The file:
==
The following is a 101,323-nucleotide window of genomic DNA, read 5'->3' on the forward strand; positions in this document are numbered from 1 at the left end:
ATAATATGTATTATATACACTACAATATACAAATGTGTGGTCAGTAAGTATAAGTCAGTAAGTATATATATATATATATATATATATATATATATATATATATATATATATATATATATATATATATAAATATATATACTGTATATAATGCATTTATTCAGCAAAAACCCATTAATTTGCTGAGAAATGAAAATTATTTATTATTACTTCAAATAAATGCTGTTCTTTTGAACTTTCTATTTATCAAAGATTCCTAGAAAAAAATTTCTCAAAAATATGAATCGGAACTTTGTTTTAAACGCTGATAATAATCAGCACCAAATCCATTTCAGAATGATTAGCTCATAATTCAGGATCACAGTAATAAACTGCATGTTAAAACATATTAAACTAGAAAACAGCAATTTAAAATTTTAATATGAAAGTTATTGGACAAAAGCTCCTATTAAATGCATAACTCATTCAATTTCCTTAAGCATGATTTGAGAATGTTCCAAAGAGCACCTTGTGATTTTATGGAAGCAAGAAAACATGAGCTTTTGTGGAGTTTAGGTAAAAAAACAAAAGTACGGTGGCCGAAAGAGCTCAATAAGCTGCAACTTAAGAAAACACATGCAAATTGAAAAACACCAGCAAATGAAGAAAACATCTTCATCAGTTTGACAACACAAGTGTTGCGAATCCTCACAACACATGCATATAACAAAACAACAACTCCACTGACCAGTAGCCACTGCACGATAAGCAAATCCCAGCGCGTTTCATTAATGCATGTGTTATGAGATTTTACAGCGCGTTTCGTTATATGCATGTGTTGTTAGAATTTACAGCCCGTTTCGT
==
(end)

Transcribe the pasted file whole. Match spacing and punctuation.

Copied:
The following is a 101,323-nucleotide window of genomic DNA, read 5'->3' on the forward strand; positions in this document are numbered from 1 at the left end:
ATAATATGTATTATATACACTACAATATACAAATGTGTGGTCAGTAAGTATAAGTCAGTAAGTATATATATATATATATATATATATATATATATATATATATATATATATATATATATATATATATAAATATATATACTGTATATAATGCATTTATTCAGCAAAAACCCATTAATTTGCTGAGAAATGAAAATTATTTATTATTACTTCAAATAAATGCTGTTCTTTTGAACTTTCTATTTATCAAAGATTCCTAGAAAAAAATTTCTCAAAAATATGAATCGGAACTTTGTTTTAAACGCTGATAATAATCAGCACCAAATCCATTTCAGAATGATTAGCTCATAATTCAGGATCACAGTAATAAACTGCATGTTAAAACATATTAAACTAGAAAACAGCAATTTAAAATTTTAATATGAAAGTTATTGGACAAAAGCTCCTATTAAATGCATAACTCATTCAATTTCCTTAAGCATGATTTGAGAATGTTCCAAAGAGCACCTTGTGATTTTATGGAAGCAAGAAAACATGAGCTTTTGTGGAGTTTAGGTAAAAAAACAAAAGTACGGTGGCCGAAAGAGCTCAATAAGCTGCAACTTAAGAAAACACATGCAAATTGAAAAACACCAGCAAATGAAGAAAACATCTTCATCAGTTTGACAACACAAGTGTTGCGAATCCTCACAACACATGCATATAACAAAACAACAACTCCACTGACCAGTAGCCACTGCACGATAAGCAAATCCCAGCGCGTTTCATTAATGCATGTGTTATGAGATTTTACAGCGCGTTTCGTTATATGCATGTGTTGTTAGAATTTACAGCCCGTTTCGT